Wednesday, 6 October 2010

Arts Cuts #3 - Quangos

In an emotive subject such as this, its often useful to try and keep calm and look for patterns of reason and even positive outcomes. The fuss over the abolition of the UK Film Council did not entirely conceal the fact that this particular quango - Wikipedia definition here, topically published BBC definition here - was spending a great deal of money just maintaining itself. We also know that the £50m of money for film funding will still be available.

This government has come to power with a promise to reduce the deficit by cutting red tape. This is a familiar claim from an incoming administration and surely harder to implement than to talk about. However, it does strike me that in the prosperous decade just past, a culture of optimism and ready cash may well have contributed to a significant escalation in the number of these outfits (indeed that's what the BBC claim, in the link above).


So, quangos may be the place to start - a positive step, given the circumstances. I'd also say this. With (according to the graphic above, 28) bodies set up in order to administer funds and provide a link between arts groups and that government, there is a risk that the previous government set up a firewall of delegation. This is the opposite of the new 'big society' idea that Cameron and his coalition have suggested for maintaining local interests, exactly the sort of institutions that live or die by modest government handouts. The ability of a local group to campaign for recognition and funding without having to work in conjunction with a (by its nature) disinterested group is an important issue to absorb.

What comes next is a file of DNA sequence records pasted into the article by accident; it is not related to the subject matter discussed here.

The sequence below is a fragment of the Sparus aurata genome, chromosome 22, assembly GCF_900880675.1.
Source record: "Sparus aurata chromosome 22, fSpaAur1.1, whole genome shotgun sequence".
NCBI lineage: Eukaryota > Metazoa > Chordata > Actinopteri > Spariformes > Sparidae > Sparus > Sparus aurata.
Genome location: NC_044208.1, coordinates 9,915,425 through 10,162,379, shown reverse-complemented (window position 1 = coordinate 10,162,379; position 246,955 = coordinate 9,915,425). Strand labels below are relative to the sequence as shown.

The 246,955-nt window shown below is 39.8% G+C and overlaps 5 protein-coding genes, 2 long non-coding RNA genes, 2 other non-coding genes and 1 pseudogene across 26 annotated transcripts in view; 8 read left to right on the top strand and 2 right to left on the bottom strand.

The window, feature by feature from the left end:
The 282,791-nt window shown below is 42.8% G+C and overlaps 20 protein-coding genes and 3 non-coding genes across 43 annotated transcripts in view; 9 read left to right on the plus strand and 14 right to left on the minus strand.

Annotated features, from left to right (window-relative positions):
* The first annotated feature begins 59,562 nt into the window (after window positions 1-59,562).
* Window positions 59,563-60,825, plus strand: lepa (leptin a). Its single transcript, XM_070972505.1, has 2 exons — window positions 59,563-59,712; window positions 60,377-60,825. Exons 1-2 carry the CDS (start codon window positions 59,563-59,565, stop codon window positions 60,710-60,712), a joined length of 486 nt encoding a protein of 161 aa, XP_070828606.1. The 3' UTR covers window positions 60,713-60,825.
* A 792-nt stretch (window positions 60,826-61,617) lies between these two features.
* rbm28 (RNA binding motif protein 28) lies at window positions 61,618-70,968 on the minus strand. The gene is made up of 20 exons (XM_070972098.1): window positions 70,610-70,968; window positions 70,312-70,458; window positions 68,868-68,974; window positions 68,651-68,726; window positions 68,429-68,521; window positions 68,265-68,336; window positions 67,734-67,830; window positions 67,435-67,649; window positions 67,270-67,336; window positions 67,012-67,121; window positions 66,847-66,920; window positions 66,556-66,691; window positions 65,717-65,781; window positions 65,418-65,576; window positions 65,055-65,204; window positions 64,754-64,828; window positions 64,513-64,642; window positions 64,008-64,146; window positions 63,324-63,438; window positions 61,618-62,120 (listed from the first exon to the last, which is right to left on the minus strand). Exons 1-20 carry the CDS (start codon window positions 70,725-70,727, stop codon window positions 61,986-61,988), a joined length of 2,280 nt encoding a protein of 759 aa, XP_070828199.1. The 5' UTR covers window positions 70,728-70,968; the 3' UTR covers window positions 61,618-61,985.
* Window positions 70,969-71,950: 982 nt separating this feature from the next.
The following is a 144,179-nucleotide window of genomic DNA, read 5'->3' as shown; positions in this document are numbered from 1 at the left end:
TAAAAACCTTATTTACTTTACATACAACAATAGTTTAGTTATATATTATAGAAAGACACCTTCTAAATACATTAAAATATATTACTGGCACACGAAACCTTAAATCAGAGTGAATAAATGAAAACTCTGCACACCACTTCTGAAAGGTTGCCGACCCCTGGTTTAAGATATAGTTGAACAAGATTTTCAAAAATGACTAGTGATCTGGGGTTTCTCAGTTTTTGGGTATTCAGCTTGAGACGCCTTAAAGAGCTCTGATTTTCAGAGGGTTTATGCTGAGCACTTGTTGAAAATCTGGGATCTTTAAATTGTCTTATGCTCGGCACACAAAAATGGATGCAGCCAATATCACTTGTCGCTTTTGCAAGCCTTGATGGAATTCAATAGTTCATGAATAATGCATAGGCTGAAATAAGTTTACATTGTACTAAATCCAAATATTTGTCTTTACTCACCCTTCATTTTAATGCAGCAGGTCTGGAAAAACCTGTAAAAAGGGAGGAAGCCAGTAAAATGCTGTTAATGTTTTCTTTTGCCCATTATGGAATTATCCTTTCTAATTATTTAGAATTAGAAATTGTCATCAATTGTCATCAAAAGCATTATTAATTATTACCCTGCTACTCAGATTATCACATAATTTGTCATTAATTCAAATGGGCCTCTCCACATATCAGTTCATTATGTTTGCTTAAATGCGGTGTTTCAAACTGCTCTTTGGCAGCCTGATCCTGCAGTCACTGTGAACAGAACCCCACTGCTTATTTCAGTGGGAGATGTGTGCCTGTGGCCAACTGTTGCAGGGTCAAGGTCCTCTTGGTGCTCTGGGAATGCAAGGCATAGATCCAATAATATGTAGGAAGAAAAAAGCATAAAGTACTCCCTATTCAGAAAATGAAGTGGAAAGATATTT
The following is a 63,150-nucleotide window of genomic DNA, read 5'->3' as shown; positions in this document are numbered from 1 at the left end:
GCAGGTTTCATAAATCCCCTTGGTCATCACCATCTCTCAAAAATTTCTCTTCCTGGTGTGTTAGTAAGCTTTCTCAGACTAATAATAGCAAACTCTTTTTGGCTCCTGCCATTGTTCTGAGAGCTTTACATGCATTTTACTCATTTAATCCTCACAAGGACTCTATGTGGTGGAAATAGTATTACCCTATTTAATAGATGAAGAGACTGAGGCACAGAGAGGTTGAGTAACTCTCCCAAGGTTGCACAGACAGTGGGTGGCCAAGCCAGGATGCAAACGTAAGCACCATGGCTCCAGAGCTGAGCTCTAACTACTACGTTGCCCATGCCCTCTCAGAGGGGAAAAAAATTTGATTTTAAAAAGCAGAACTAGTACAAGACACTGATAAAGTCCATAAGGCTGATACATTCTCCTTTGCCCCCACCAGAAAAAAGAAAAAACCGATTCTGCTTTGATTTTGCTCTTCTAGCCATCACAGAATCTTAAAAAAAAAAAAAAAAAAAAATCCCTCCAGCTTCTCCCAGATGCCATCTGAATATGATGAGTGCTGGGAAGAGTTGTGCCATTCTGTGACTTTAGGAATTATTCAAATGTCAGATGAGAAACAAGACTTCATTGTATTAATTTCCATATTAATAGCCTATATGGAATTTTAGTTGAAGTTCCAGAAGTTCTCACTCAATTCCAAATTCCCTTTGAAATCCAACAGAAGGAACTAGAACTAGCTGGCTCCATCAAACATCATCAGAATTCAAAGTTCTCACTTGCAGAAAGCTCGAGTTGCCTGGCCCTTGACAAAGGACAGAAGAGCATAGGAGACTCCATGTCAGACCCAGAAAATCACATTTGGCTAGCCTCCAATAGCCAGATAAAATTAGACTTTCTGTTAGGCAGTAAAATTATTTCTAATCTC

For example one of the quangos on the abolition watchlist is the Government Advisory Committee on Libraries. No one needs to tell anyone how important libraries are, in general terms (to this blogger they are at the very top of the list of civilising institutions). Yet for local library users to be able to petition government directly on their library needs is extremely important: local campaigns are always more convincing; work towards unifying a hitherto diaspora in a community that then means the point of the campaign is guaranteed fulfilment; and invariably cost nothing.

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